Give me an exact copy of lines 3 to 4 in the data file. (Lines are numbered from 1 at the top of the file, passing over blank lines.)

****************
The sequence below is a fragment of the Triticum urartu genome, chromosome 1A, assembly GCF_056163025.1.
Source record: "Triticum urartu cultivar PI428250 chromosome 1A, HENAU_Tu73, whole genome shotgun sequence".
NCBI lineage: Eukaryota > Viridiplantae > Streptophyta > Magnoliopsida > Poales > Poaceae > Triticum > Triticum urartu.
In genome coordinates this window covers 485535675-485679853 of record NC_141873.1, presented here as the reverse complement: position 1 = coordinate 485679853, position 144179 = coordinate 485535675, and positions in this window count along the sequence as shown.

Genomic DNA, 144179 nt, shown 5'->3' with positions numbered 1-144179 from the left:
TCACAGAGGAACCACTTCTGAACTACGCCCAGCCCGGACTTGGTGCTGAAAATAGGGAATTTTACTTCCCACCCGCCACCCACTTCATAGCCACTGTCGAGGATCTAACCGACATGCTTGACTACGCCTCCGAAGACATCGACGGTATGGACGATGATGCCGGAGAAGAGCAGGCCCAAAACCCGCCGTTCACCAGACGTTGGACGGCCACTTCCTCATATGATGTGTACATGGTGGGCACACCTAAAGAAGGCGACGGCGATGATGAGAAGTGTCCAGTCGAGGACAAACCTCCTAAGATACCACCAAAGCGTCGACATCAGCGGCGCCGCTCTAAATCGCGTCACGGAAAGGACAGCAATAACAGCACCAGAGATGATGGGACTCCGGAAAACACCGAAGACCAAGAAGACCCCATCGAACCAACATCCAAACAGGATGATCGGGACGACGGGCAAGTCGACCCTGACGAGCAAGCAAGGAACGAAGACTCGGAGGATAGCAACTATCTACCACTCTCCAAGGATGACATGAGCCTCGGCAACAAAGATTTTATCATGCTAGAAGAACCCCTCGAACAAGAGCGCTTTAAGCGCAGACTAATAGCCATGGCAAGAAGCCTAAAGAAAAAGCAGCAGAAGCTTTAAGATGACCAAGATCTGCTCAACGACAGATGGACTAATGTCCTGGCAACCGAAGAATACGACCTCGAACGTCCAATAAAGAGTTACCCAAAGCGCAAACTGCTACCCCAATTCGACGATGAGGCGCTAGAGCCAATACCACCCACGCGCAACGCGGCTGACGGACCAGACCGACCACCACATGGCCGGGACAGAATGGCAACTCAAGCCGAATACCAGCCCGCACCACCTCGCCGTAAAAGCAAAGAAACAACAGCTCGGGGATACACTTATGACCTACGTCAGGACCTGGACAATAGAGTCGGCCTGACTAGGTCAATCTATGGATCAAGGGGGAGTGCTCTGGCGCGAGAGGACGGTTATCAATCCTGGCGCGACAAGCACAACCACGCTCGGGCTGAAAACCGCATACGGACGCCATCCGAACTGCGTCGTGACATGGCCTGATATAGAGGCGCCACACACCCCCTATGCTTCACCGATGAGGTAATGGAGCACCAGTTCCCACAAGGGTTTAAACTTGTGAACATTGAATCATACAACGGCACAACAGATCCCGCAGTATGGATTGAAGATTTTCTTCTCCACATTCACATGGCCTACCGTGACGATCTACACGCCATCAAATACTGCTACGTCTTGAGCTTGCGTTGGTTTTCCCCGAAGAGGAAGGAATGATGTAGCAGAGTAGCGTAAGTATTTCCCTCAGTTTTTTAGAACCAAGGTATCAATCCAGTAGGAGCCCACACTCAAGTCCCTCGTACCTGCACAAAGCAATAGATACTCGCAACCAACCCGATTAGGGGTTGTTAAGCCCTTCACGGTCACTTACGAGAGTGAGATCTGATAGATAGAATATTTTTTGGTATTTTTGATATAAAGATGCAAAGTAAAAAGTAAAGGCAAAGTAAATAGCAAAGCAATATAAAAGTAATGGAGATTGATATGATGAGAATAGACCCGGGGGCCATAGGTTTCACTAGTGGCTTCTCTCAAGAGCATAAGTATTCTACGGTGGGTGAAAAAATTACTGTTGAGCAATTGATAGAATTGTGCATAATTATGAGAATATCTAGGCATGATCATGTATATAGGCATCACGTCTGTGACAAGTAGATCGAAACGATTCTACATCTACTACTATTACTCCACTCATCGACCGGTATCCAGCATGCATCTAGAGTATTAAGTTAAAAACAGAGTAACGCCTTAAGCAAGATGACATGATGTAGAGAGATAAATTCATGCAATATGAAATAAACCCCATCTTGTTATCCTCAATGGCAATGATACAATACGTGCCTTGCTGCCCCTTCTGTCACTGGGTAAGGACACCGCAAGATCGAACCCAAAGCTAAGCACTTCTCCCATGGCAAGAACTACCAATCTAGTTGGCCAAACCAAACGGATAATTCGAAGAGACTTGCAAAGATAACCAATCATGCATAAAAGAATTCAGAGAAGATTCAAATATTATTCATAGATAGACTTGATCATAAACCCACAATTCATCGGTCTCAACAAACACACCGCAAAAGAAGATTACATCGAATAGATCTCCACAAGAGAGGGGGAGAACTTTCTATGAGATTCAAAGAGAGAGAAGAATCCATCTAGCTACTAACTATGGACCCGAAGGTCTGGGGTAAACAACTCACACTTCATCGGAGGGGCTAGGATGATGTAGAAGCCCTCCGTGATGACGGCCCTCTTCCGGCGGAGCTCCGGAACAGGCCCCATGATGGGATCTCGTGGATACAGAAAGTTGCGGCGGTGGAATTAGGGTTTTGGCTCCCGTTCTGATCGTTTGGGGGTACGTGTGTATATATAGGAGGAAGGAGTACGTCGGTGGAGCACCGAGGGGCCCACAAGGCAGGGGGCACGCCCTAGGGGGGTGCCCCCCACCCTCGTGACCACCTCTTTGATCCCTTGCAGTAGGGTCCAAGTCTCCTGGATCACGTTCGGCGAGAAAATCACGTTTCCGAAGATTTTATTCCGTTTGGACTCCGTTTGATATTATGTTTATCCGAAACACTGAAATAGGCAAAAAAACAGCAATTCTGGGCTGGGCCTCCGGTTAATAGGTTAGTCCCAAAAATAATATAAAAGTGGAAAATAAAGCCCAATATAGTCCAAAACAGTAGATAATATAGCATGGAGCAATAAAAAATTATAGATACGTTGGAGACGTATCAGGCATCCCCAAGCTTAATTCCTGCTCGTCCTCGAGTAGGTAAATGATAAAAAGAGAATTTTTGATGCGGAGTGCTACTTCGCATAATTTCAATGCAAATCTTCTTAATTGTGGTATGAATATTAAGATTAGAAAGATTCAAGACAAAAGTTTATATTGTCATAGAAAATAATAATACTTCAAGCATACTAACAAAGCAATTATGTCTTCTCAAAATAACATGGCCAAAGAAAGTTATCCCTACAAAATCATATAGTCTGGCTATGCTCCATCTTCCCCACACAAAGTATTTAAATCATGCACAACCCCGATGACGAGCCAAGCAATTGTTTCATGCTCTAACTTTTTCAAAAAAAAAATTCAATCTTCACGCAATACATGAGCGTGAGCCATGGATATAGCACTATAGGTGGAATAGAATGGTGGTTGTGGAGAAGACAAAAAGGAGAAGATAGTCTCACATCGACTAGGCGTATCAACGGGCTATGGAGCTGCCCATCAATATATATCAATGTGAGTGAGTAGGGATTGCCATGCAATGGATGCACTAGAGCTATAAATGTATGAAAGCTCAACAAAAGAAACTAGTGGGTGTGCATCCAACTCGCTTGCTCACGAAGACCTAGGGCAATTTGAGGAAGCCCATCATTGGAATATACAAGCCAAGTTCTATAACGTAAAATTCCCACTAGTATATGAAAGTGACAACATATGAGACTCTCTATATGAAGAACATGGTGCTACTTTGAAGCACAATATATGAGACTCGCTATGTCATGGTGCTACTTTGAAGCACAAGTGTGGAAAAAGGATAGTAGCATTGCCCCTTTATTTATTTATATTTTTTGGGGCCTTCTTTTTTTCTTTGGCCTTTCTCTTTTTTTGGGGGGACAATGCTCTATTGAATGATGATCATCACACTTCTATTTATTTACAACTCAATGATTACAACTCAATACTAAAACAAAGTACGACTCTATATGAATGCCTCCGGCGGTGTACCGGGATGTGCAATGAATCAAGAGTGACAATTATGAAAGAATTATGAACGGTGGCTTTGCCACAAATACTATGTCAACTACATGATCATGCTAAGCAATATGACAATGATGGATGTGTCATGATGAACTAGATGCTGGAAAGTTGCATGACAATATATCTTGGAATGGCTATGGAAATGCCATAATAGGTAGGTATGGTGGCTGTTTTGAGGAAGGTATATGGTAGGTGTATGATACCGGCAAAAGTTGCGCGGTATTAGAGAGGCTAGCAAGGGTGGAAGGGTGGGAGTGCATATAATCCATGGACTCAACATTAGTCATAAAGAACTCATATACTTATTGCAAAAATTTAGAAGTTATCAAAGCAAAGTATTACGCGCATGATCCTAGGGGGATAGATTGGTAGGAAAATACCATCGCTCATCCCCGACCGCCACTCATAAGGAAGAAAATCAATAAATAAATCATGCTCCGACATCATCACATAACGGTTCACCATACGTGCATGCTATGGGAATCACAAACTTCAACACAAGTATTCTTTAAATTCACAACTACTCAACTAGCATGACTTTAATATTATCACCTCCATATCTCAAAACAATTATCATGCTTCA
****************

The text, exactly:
NCBI lineage: Eukaryota > Viridiplantae > Streptophyta > Magnoliopsida > Poales > Poaceae > Triticum > Triticum urartu.
In genome coordinates this window covers 485535675-485679853 of record NC_141873.1, presented here as the reverse complement: position 1 = coordinate 485679853, position 144179 = coordinate 485535675, and positions in this window count along the sequence as shown.